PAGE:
A few weeks ago I got to sit down with Patrick Austin and talk about some of the stories, folklore and places in Strange Rhode Island that I’ve found most fascinating. During the interviews, I shared some new stories and new details about places I’ve ventured, along with tips on how to get start as an explorer.
Please head over and check out WPRO’s CuRIous PODcasts
Currently posted are our talks about:
If there are any of our previous adventures you’d like to hear more about in future talks with Patrick, please let us know.
Posted in Historical, Media, Update & Information by Michael with no comments yet.
In October of 2014 a fellow OpenExplorer & Marine Biologist Asha De Vos did a TEDtalk and it has just been posted on the from page at TED.com. We’re very excited to see her work get the attention it deserves! Asha opens with mentioning the whales in Cape Cod bay, a place close to home for us.
You can see it at:
Here story at Nation Geographic:
And her Open Explorer expedition:
Posted in Marine, Update & Information, Wildlife by Michael with no comments yet.
Friday, Nov. 28th at 11am, I will be appearing on “The Good American” on WEMF (http://wemfradio.com/shows/the-good-american/) in Boston, Massachusetts for an interview.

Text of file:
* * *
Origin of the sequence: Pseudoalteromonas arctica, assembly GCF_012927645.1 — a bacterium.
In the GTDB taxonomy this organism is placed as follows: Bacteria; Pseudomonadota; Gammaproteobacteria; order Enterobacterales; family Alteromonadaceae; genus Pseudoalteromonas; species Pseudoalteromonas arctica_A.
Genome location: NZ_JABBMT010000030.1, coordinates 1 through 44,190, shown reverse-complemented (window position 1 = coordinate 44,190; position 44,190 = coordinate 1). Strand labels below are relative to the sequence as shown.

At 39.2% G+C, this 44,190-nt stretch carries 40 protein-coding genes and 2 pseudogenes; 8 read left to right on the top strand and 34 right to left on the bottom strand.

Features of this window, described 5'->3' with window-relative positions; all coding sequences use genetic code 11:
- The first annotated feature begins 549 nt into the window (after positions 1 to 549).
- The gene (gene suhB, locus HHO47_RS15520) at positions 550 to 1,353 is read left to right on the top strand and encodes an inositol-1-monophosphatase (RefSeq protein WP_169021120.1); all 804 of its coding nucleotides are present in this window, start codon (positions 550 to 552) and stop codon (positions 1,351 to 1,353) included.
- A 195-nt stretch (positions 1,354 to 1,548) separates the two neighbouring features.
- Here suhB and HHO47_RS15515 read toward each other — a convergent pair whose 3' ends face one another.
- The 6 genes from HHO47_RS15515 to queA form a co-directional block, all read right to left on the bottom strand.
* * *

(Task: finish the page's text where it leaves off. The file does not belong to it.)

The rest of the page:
I hope you’ll all join us as we share details about what we do and how it all started. I’ll be speaking about the recent projects and expeditions we’ve been working on, including our current work on the H.F. Payton and OpenROV!
Also check out our latest update on the progress of the ROV build and the H.F Payton Expedition at OpenExplorer!
Posted in Uncategorized, Update & Information by Michael with no comments yet.
Our weekend started off great when found what we believe might be the original Granite Monster. We met with my brother Steve and discussed the issue of the block being upside down. When we hit problems like this Steve always seems to be able to pull a solution out of his hat, and as usual he did. We have made plans to lift up the corner of the granite block using special tools suited for difficult jobs. With the block tightly seat on a bed of small rocks, difficult is an understatement. If ll goes well we’ll soon be able to see if we found the correct granite block.
We updated the rep from the Lighthouse museum on what we found. We also shared our recent 3D model we did of the blocks on the rocky shoreline. He liked the model so much he is interested in using them on a touch screen kiosk they have at the museum. We’re now shopping around for a tool that will host and display the models for the museum visitors interact with and enjoy.
Posted in Archaeological, Update & Information by Michael with no comments yet.
New England Explorers has applied for a grant through National Geographic’s program ‘Expedition Granted.’ If our expedition is granted we’ll put together a team of the most skilled explorers in the northeast and hunt down some of the most elusive locations lost to history, reveal new natural wonders and explore the stranger side of our early history.
Posted in Update & Information by Michael with 2 comments.